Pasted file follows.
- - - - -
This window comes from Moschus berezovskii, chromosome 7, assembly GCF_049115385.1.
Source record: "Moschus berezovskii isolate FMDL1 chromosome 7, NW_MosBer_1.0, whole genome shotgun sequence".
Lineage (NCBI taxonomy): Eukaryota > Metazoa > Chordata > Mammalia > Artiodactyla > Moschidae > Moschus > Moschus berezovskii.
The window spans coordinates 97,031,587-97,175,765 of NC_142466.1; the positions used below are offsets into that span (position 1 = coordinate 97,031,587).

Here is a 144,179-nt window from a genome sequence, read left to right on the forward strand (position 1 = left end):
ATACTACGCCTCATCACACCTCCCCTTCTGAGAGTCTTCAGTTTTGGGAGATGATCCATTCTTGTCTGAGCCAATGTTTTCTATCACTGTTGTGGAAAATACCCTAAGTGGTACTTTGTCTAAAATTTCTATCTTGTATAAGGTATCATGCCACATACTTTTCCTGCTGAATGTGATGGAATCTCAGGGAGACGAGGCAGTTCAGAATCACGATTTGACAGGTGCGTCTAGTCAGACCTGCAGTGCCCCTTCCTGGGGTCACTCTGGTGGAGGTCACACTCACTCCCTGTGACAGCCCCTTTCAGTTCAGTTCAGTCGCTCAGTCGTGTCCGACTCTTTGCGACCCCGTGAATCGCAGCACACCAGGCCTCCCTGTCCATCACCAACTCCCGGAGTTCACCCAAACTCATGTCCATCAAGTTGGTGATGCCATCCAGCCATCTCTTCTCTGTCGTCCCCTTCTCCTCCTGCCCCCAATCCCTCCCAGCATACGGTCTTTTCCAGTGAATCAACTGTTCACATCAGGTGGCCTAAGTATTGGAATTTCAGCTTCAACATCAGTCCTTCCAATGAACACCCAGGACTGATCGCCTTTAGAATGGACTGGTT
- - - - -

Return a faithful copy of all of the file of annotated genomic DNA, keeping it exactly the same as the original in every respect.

This window comes from Moschus berezovskii, chromosome 7, assembly GCF_049115385.1.
Source record: "Moschus berezovskii isolate FMDL1 chromosome 7, NW_MosBer_1.0, whole genome shotgun sequence".
Lineage (NCBI taxonomy): Eukaryota > Metazoa > Chordata > Mammalia > Artiodactyla > Moschidae > Moschus > Moschus berezovskii.
The window spans coordinates 97,031,587-97,175,765 of NC_142466.1; the positions used below are offsets into that span (position 1 = coordinate 97,031,587).

Here is a 144,179-nt window from a genome sequence, read left to right on the forward strand (position 1 = left end):
ATACTACGCCTCATCACACCTCCCCTTCTGAGAGTCTTCAGTTTTGGGAGATGATCCATTCTTGTCTGAGCCAATGTTTTCTATCACTGTTGTGGAAAATACCCTAAGTGGTACTTTGTCTAAAATTTCTATCTTGTATAAGGTATCATGCCACATACTTTTCCTGCTGAATGTGATGGAATCTCAGGGAGACGAGGCAGTTCAGAATCACGATTTGACAGGTGCGTCTAGTCAGACCTGCAGTGCCCCTTCCTGGGGTCACTCTGGTGGAGGTCACACTCACTCCCTGTGACAGCCCCTTTCAGTTCAGTTCAGTCGCTCAGTCGTGTCCGACTCTTTGCGACCCCGTGAATCGCAGCACACCAGGCCTCCCTGTCCATCACCAACTCCCGGAGTTCACCCAAACTCATGTCCATCAAGTTGGTGATGCCATCCAGCCATCTCTTCTCTGTCGTCCCCTTCTCCTCCTGCCCCCAATCCCTCCCAGCATACGGTCTTTTCCAGTGAATCAACTGTTCACATCAGGTGGCCTAAGTATTGGAATTTCAGCTTCAACATCAGTCCTTCCAATGAACACCCAGGACTGATCGCCTTTAGAATGGACTGGTT